Bye Debt

Why Support Is Important

The only reason I have come this far in my debt journey is because I have surrounded myself with people and resources that support my decisions. I’m 23 years old, which means that the majority of my peer group typically falls into two camps:

  1. ‘I just got out of college and I’m in a mess load of debt. Halp.’

Your 20’s are marketed as your ‘you’ years – while I do agree with this to some extent, the ‘you’ years don’t have to be spent throwing away money and becoming ill prepared for your future. Being responsible with your money is a high level of self-care, often ignored due to fear and misunderstanding. I have found that with Dave Ramsey’s Baby Step Plan, I am not intimidated. I am still ignorant about many, if not most things financial, but taking it one step at a time, has made me feel like I can (eventually) conquer the world. Or at least my small bubble.

What do I mean by support?

I have decided to purge all of my social media channels of the ‘party camp’ Kudos to you for not having a care in the world, but I have a lot of cares and I give a lot of fucks about my future. So, you do you and I’ll do me!

My Instagram is filled with positive people following the Ramsey plan or just trying to live a financially responsible life. It’s also filled with cute puppies, kitties, and inspirational fitness bloggers. I want to inundate myself with all the good mojo I need to see myself through my goals.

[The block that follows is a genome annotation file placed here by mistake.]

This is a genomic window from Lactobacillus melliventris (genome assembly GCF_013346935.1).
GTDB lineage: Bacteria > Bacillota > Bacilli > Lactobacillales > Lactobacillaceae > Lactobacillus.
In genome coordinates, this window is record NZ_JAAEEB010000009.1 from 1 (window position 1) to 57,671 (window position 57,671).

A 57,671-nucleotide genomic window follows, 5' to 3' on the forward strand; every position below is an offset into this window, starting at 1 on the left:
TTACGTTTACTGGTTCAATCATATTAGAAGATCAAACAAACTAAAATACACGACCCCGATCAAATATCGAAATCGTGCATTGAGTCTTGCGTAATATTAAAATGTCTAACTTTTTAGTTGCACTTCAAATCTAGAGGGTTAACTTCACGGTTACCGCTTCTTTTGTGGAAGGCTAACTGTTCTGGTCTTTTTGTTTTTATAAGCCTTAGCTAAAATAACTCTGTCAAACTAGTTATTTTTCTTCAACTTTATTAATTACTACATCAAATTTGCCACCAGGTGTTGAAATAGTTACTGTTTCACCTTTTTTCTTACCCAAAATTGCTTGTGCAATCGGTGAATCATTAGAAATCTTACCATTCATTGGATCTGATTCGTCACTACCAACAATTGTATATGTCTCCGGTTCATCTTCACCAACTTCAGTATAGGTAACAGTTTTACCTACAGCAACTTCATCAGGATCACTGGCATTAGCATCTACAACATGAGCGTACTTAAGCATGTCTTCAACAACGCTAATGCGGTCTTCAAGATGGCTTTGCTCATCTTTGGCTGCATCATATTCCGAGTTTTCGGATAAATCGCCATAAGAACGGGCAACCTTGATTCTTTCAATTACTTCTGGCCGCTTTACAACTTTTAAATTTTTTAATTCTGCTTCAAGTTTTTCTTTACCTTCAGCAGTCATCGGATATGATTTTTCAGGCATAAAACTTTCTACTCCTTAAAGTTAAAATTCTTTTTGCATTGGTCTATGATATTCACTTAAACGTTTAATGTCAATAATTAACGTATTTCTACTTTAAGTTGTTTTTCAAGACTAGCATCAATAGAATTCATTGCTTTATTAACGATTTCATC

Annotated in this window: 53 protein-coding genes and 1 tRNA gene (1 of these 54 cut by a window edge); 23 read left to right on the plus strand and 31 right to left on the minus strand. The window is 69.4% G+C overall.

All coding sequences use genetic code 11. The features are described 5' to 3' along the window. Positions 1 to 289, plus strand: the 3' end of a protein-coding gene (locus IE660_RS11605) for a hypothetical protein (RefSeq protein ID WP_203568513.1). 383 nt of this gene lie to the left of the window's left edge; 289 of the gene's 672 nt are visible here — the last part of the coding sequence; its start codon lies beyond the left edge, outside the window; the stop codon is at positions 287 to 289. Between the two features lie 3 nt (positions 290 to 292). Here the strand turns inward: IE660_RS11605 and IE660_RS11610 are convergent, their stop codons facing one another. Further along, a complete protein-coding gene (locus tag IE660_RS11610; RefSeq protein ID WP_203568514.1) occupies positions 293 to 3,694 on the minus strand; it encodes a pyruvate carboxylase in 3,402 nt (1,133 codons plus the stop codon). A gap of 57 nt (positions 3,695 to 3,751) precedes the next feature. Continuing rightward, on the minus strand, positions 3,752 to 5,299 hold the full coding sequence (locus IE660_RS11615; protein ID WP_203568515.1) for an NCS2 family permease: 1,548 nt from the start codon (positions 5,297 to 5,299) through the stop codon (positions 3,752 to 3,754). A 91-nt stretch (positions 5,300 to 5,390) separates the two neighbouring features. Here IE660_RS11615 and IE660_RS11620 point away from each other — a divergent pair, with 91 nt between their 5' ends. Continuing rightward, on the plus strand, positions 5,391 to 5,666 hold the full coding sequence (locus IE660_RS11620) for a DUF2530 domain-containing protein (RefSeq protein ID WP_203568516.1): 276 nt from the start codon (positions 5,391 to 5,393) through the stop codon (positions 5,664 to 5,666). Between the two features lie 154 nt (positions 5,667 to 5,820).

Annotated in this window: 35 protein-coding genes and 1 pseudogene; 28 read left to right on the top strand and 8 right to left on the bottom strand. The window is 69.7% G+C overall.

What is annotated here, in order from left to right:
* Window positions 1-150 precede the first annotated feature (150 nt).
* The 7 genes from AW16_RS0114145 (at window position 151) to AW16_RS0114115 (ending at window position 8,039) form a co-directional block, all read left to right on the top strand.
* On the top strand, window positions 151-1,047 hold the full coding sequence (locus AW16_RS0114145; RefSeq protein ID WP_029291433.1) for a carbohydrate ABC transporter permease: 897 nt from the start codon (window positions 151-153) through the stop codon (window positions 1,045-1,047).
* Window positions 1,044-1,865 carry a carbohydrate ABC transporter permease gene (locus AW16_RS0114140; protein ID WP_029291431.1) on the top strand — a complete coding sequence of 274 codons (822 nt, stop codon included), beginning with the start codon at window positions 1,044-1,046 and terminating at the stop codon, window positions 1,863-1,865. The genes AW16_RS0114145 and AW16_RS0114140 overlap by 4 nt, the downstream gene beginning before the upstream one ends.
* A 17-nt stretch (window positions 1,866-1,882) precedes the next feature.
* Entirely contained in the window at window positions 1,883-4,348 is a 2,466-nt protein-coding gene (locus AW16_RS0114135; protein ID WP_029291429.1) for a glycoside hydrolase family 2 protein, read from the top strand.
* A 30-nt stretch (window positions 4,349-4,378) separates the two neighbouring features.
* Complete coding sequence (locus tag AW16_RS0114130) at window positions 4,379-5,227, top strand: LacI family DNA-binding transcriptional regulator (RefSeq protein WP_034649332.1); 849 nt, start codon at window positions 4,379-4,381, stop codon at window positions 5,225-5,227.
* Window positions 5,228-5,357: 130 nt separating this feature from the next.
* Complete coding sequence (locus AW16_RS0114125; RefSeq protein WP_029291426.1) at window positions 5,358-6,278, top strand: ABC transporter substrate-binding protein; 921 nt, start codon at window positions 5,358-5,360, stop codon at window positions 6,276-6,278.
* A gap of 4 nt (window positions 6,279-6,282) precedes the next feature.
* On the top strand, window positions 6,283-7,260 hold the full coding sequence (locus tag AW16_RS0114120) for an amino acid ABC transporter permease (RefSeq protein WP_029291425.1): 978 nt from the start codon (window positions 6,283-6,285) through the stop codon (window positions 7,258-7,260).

My Facebook page is reserved for my opinions on mental health, although I do share my financial life occasionally when I hit a big goal.
My Pinterest has been replaced with bloggers like myself, living a successful frugal life.
I’ve read Total Money Makeover a couple of times, I stay in contact with people who are in the same baby step and I read Dave Ramsey’s blog almost every week.

Outside of the screen, I have Cee, who is my rock when it comes to financial fierceness and fitness. We started this journey together and we both intend to watch as each other succeeds.
James is continuously amazed by our progress, even if he begrudgingly admits that not spending money on tools and the new yard is the right thing to do at the moment.
Many people have come to me with questions about how exactly to start this after reading this blog or following me on Instagram.
I try to avoid financial conversations with people who don’t want to live this life – although this is extremely difficult to do because money is almost all I think about.

As with anything in life, your mental attitude is half the battle. If you have surround yourself with what you need, as opposed to what has been dragging you down, then you will be successful. Distance yourself from negativity, people on different paths, and bad habits. Encompass yourself with the tools for success and you’ll be ready for the work it takes to get there.

On January 1, 2016 I had $49,814.25 in debt. As of July 19, 2016 I am at $36,982.39. At the end of July we will be over $14,000 in debt paid. Within 8 months of starting.



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